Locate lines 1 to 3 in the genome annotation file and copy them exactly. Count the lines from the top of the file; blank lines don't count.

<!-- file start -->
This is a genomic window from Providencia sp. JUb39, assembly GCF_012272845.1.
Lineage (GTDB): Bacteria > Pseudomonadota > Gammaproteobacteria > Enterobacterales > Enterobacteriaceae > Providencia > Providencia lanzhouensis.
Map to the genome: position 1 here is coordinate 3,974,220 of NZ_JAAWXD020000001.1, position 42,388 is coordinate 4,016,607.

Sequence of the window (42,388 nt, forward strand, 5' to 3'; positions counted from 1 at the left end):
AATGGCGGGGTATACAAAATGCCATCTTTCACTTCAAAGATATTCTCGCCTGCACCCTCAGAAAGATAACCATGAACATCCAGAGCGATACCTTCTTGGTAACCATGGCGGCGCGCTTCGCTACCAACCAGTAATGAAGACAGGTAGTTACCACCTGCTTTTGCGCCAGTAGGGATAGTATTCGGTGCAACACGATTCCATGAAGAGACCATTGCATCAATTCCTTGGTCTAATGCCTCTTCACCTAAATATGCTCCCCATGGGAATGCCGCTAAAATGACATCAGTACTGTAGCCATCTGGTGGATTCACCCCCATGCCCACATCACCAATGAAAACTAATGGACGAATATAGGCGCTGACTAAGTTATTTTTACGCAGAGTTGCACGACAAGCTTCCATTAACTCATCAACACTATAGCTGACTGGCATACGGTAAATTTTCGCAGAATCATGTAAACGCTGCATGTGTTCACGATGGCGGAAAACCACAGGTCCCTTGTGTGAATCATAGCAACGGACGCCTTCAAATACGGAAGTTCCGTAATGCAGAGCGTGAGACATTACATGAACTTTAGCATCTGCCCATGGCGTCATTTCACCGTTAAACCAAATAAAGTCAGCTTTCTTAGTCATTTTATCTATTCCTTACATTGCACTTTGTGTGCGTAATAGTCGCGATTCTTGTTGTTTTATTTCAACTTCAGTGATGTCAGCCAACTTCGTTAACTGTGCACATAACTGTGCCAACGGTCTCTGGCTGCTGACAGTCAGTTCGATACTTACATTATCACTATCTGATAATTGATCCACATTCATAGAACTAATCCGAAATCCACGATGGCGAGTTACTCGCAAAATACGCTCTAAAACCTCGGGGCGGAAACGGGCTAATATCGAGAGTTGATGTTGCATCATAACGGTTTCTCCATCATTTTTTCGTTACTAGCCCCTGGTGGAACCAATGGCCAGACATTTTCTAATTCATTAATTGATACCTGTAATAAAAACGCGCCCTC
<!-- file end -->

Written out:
This is a genomic window from Providencia sp. JUb39, assembly GCF_012272845.1.
Lineage (GTDB): Bacteria > Pseudomonadota > Gammaproteobacteria > Enterobacterales > Enterobacteriaceae > Providencia > Providencia lanzhouensis.
Map to the genome: position 1 here is coordinate 3,974,220 of NZ_JAAWXD020000001.1, position 42,388 is coordinate 4,016,607.